From hockey sticks and helmets to backpacks and books, the prototypical gear for the Oilers was switched up last Tuesday, October 7. It was back to school for six Oilers players as Jordan Eberle, Mark Arcobello, Luke Gazdic, Teddy Purcell, Ben Scrivens, Matt Hendricks, David Perron, and Jesse Joenssu took to the classroom to share the importance of literacy as part of Edmonton’s Read In Week program.
Various Kindergarten to Grade 3 classrooms from Princeton School, Rundle School and St. Francis of Assisi School were treated to a special guest reader as our guys each took a turn sharing a Hockey Canada children’s book, Puckster’s New Hockey Teammate, written by Lorna Schultz Nicholson. David Perron and Jesse Joenssu also joined students from Our Lady of the Prairies, a French-immersion program, reading some classroom favourites in French.
Read In Week, an annual tradition for the Oilers, has teachers apply to be part of the program with the lucky schools being selected from a random draw. This year, Cynthia Paterson, a teacher at St. Francis of Assisi School, opted in to the program and chose to surprise her Grade 2 class with special guests Ben Scrivens and Matt Hendricks.
“There will be a lot of jaws dropping and I know the kids will be so excited,” said Paterson. “Their reactions will be priceless once they see who is paying them a visit.”
And drop they did, as enthused second graders gathered around the Oilers defenceman and back-stopper for story time. Scrivens engaged students with a spirited bout of story-telling. Getting in on the sport of reading, rugged winger, Hendricks’ animated delivery helped spread the joy of reading and shared how vital this core skillset is for youth.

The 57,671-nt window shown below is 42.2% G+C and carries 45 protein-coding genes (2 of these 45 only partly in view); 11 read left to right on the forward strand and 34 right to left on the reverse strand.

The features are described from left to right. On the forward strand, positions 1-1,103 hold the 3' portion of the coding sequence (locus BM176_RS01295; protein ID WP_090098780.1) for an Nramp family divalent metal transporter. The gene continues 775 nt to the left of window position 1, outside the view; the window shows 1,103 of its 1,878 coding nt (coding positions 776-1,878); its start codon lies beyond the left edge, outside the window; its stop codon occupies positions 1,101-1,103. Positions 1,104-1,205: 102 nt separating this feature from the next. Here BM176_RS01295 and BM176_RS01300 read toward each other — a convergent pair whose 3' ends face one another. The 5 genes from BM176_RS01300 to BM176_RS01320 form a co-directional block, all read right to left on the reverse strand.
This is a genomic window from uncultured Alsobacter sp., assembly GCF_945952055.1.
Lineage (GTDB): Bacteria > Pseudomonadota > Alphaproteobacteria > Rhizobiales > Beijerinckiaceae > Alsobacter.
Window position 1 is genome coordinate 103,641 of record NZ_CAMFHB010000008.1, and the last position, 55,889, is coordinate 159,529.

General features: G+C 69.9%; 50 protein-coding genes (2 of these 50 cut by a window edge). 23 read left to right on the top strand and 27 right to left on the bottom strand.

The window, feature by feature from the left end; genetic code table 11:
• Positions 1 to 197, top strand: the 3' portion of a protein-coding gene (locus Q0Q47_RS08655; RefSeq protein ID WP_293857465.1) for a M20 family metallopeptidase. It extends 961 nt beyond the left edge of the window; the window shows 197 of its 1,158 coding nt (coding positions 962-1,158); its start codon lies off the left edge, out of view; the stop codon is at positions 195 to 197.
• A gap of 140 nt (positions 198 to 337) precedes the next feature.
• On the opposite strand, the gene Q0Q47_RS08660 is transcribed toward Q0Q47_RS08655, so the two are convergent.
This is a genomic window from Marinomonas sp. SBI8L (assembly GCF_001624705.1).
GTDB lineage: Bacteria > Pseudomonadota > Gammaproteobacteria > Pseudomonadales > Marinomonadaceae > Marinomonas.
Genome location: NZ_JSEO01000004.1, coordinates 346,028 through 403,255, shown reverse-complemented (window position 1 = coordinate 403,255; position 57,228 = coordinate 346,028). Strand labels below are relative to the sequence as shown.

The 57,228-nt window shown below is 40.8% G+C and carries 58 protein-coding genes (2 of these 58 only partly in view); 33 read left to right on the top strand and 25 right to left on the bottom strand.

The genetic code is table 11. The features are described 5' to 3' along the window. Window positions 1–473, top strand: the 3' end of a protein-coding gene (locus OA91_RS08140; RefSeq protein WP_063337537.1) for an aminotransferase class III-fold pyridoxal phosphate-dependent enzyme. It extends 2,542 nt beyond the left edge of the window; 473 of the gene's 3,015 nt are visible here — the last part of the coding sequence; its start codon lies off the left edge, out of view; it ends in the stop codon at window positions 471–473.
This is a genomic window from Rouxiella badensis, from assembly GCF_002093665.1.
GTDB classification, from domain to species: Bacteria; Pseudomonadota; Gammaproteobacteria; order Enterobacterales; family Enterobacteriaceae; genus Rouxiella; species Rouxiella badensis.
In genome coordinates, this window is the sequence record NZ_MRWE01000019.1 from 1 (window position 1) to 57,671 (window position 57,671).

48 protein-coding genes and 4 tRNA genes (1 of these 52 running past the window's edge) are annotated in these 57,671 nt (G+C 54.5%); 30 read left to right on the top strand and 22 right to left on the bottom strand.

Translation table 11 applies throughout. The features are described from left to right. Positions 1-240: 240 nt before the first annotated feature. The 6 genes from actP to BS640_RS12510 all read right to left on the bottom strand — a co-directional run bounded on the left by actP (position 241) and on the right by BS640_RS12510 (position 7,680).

“Reading is incredibly important. It helps these kids shape and grow the building blocks of education,” said Hendricks. “It strikes their imagination, it gets them thinking and it’s fun.”
Living up to his nickname ‘The Professor’, Scrivens told students to find material and subjects they’re passionate about in order to spark their individual literacy bug.
“The biggest thing is to find out what you’re interested in and branch out with different books and genres,” shared Scrivens. “Start reading and make sure you enjoy it. If you find something you like, you’ll turn it into a habit.”
And what a good habit to have.
Over at Rundle School, Gazdic and Purcell hit the books joining both a Grade 2 and Grade 3 classroom. It wasn’t all work and no play, as the Oilers engaged students in a fun Q&A, answering a range of questions from hockey to favourite subjects and hobbies for the curious students.
For Purcell, Read In Week marked his first community appearance since being acquired in the off-season and for the new guy in town, he relished the opportunity to meet some of Oil Country’s youngest and brightest.
“Pick up a book and keep at it,” said the winger. “Reading is going to keep your mind sharp and this is a big thing for anything you want to do in life. Even for me, as a hockey player, your mind must be sharp so promise me that you’ll keep reading!”
In return, both Purcell and Gazdic happily accepted Rundle School's autograph assignment sticking around to sign player cards for their new friends. Now the only homework left to do is for Oil Country’s youth to keep reading!